Fighting like a girl

EVART — It isn’t always easy for a 13-year-old girl to build strength and confidence, but two gold medals in martial arts have changed Larae Roberds, 13, of Barryton, from a timid girl to one who can — and will — protect herself.

“We started her out when she was 5 years old with a family friend and she just continued on,” said Dana Roberds, Larae’s mother. “She competed when she was about 7 years old for the first time and got her first taste of the medal. With some other instances that have happened, she has really focused on Tae Kwon Do. We told her, ‘It’s all about you. If you want it, go get it.’ She’s been really encouraged and really focused on it.”

Larae studies at Mozden Tae Kwon Do in downtown Evart, where Jerry Mozden has been helping her develop for eight years.

“She’s a good fighter for her age,” Mozden said. “She’s quick. She’s gotten a lot faster and she’s a lot tougher with her movement.”

In October 2012, Larae won at the Great Lakes Open Championships in Grand Rapids, earning a spot on Team America, the United States Martial Arts team. She was invited to the World Martial Arts Games in Dublin, Ireland, which were held on Aug. 9, 10 and 11.

“It was kind of nerve-racking, but really exciting,” Larae said, adding that she won two gold medals and now holds two world titles for girls ages 12 to 14 in continuous fighting and point sparring.

Team America took home 80 medals at the games, with 75 people on the team.

“The tournament itself was just an incredible thing,” said Sean Roberds, Larae’s father. “The competition ranged from the under belts, which is what she was in, to the black belts. It was some of the most incredible fighting I have ever seen.”

Since martial arts is a more popular sport for males, Larae fought mostly boys, who usually hesitate until they see she can hit, Sean said.

“It’s really hard because she is a girly girl, and I’m a girly girl,” Dana said. “It’s exciting to put her in (the ring) in the pink, and they are all in the black. I tell her, ‘Fight like a girl, Larae.’

“She has herself psyched out when she steps into the ring,” Dana continued. “They are just a competitor, not a boy or a girl. They are usually friends before they go in, and they are friends when they come out.”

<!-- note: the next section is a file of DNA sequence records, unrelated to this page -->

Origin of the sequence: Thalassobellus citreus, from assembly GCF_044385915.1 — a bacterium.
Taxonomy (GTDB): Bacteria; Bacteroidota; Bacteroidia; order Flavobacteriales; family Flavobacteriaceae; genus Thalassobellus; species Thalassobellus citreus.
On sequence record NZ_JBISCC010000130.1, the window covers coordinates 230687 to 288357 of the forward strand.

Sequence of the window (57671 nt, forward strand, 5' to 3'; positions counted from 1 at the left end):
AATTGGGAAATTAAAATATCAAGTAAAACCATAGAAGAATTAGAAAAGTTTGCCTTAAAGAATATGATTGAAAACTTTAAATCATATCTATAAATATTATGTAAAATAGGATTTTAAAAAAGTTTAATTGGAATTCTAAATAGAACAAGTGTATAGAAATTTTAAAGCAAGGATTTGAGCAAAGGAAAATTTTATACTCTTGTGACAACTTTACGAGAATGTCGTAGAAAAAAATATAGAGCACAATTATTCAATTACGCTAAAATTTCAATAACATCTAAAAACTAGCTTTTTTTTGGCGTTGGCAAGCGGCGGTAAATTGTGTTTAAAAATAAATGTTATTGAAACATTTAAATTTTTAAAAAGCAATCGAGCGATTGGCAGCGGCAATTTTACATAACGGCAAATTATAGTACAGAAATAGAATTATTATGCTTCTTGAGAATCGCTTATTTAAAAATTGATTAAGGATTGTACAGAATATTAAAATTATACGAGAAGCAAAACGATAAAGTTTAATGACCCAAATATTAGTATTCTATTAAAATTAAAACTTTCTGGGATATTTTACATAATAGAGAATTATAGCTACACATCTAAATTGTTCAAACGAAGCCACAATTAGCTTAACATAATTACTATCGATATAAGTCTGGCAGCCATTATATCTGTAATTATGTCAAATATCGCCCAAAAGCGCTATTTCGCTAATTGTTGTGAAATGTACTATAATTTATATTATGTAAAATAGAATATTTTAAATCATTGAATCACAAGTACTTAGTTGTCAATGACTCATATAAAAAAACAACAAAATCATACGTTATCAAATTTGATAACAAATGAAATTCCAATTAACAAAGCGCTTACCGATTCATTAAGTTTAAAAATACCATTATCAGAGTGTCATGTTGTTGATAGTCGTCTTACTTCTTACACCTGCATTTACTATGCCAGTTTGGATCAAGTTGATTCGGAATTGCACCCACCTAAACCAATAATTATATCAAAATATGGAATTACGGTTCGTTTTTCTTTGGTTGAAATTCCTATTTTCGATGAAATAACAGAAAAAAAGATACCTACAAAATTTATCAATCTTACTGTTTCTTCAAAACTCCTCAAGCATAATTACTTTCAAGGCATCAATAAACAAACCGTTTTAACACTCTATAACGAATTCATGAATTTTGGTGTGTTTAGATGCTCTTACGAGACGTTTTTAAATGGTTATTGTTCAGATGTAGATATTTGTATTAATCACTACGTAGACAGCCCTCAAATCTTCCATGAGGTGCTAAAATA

Larae and her younger brother, Justin, who also is a martial artist, spar together.

“If he is bothering me just a tiny bit, then I don’t hit him,” Larae explained. “But if he is bothering me to the point that I want to grab his neck and shake him around, then we fight.”

Even though they don’t always get along, Larae said she enjoys her brother’s company.

“Although he is a pain in the butt sometimes, he’s really nice to have,” she said. “He’s playful, funny and I really love my little brother.”

Going to Ireland was not cheap, and the family fundraised to afford to send Larae and Sean to the games.

“It started at a gas station,” Larae said of the fundraising efforts. “My dad does sign logos and he has a company called Advanced Art. He makes a lot of decals and signs for people’s cars and other stuff. He made a little box with a picture of me and my Grand Rapids trophy on it and wrote how I am going to the World Martial Arts Games on the box, and the first day almost all of the decals were gone, plus there was so much money in there, it was overflowing.”

She also enjoys support from friends at school.

“When I came back from Ireland my friend Alex and I were walking around in school and every single time somebody walked by he said, ‘Hey, she can kick your butt any time,’” Larae recalled. “And I said, ‘No, I won’t do that.’”

Larae has her green belt now and plans to earn her black belt.

“I want to go as far as possible,” she said. “I might even do it until I’m a person who is extremely old.”

Larae hopes to compete in the U.S. Open World Martial Arts Championship, held at the Disney Complex in Orlando, in the summer of 2014.

Visit to watch a video of Larae practicing martial arts at Mozden Tae Kwon Do.